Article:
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PA Issues Ultimatum to Israel: Talk - or Else

The PA, feeling it is fully armed diplomatically after it won informal UN recognition, now says Israel has six months to talk – or else.
By Tzvi Ben Gedalyahu
First Publish: 12/11/2012, 8:16 AM

Saeb Erekat
Saeb Erekat
Flash 90

The Palestinian Authority, feeling it is fully armed diplomatically after it won informal UN recognition, now says Israel has six months to talk – or else.

Flying the “peace process” slogan despite Fatah’s unity with the Hamas terrorist organization, Palestinian Authority negotiator Saeb Erekat told PA radio the “peace process” is a golden principle but then incorrectly stated that “according to all previously signed agreements and international law, [it] is the withdrawal of Israel to the June 4, 1967 borderline, including Jerusalem.”

Mainstream media have accepted his claims as fact, but in truth, the Oslo Accords “peace process” specifically calls on Israel and the Palestinian Authority to negotiate final borders. It also commits the Palestinian Authority to halt terror and incitement, conditions that have not been upheld and which have been effectively canceled by Abbas’ unity with Hamas, which vows to destroy Israel.

Erekat said a second principle is resuming what he called negotiations based on an offer of former Prime Minister Ehud Olmert, who proposed that the PA take over almost all of Judea and Samaria and parts of Jerusalem. The PA rejected the offer, but Erekat said that the negotiations “should not start from scratch like Netanyahu wants them to be.”

Thirdly, he is setting “a six-month time-table for the negotiations to reach an agreement over all final status issues. Settlement activity should be halted during this period of time and Palestinian prisoners should be released in accordance with previously signed agreements and not as preconditions."

Erekat did not say what would happen if the deadline passes, but the Palestinian Authority is feeling its oats following its support in the United Nations and is banking on international pressure to force Israel's hand. Only two handfuls of countries, most prominently the United States, opposed the UN resolution.

The European Union so far has shown it is in the Palestinian Authority’ back pocket, declaring its “dismay” over Israel’s intentions to building approximately 3,000 more homes for Jews in Jerusalem and Judea and Samaria, particularly in the “E-1” area of Maaleh Adumim, east of Jerusalem.

Until the UN vote, PA Chairman Mahmoud Abbas had been banking on the EU’s financial help and on President Barack Obama’s diplomatic support. The Obama administration essentially played out its hand by voting against the UN resolution, leaving Abbas totally dependent on the European community, which is struggling with recession and social unrest.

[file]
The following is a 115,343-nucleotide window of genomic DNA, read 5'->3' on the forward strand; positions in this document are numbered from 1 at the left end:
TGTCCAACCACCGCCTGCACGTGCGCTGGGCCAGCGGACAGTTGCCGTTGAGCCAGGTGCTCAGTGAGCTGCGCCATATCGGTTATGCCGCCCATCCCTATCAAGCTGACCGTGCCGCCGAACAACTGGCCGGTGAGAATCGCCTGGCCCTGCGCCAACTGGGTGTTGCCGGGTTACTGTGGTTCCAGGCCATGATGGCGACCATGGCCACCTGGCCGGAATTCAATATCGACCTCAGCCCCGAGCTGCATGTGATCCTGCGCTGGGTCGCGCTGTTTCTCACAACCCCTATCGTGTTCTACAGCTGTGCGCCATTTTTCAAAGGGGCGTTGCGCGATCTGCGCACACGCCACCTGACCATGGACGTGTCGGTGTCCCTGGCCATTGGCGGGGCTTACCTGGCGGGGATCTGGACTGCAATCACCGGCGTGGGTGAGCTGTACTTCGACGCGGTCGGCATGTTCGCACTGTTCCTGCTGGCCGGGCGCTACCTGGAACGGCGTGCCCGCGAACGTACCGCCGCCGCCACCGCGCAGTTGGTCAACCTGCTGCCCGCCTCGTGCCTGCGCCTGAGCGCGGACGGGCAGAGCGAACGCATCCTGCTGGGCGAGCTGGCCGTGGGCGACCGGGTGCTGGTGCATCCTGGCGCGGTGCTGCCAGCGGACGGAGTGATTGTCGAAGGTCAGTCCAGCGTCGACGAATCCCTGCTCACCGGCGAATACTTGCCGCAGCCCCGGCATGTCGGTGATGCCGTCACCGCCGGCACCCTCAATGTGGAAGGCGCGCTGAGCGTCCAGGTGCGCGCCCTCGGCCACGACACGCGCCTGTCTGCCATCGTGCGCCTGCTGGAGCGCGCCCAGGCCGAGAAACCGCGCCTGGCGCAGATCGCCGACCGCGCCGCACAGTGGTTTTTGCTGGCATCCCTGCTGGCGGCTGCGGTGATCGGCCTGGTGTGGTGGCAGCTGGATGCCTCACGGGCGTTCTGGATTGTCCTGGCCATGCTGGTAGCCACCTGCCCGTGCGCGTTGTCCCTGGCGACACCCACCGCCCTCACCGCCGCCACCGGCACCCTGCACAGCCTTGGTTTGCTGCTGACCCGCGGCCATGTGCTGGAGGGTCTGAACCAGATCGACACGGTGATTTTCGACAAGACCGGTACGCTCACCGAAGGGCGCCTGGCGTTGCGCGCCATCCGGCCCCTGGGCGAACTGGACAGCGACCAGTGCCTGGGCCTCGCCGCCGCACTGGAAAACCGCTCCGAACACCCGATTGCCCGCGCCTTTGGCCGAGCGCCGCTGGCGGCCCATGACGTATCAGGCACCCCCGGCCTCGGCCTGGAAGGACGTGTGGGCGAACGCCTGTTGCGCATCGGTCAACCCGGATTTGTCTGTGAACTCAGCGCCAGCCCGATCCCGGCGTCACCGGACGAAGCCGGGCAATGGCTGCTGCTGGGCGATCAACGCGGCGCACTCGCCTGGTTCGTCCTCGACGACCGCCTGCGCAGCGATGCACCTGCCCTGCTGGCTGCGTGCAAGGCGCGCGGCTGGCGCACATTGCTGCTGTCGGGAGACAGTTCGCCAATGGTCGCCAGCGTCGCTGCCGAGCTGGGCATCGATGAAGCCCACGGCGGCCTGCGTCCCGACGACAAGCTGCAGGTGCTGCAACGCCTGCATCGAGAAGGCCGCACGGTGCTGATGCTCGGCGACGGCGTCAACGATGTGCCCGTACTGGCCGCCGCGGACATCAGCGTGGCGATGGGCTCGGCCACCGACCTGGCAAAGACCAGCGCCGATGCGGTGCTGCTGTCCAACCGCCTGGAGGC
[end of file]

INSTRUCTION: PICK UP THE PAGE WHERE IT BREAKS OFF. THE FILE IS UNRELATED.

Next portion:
Peter Beinart, who has constantly bashed Israel, wrote in the Daily Beast that Obama’s apparently low profile towards the Palestinian Authority-Israeli conflict actually is intended to push Israel into a corner. 

“Once America stops trying to save Israel from the consequences of its actions, the logic goes, and once Israel feels the full brunt of its mounting international isolation, its leaders will be scared into changing course,” he wrote, but added it could  be a “bad bet.”

“Israeli politics have swung so far right that some of Netanyahu’s strongest rivals are now ultra-hawks who consider him too soft. In that environment, resisting global pressure by pushing forward with settlement growth may actually help him in the polls,” Beinart wrote.

Thomas Friedman, The New York Times chief critic of Israel, sees it differently. He wrote two years ago that the Obama administration would be better off writing off the “peace process” since, in his view, neither side really is interested.

Friedman also wrote last month that Obama has a very good reason to turn his attention away from Israel and the PA – the US economy.

“Obama has his marching orders from the American people: Focus on Bethlehem, Pennsylvania, not on Bethlehem, Palestine, and focus on getting us out of quagmires (Afghanistan) not into them (Syria),” according to Friedman.

“There will surely be a new secretary of state visiting you [Israel] next year with the umpteenth road map for ‘confidence-building measures’ between Israelis and Palestinians. He or she may even tell you that ‘this is the year of decision.’ Be careful. We’ve been there before. If you Google ‘Year of decision in the Middle East,’ you’ll get more than 100,000,000 links."

Still declaring that Israel will suffer by not surrendering the strategic areas of Judea and Samaria, which also are historically Jewish and now include nearly 300,000 Jews, Friedman wrote that after Camp David, Oslo and the Arab Spring, the United States has learned, “We can amplify what they start, but we can’t create it. We can provide the mediation and even the catering, but it’s got to start with them….

“We really have work to do at home. Soon Americans will be asked to pay more taxes for less government. It’s coming. It will not make us isolationists, but it will change our mood and make us much pickier about where we’ll get involved. That means only a radical change by Palestinians or Israelis will get us to fully re-engage.”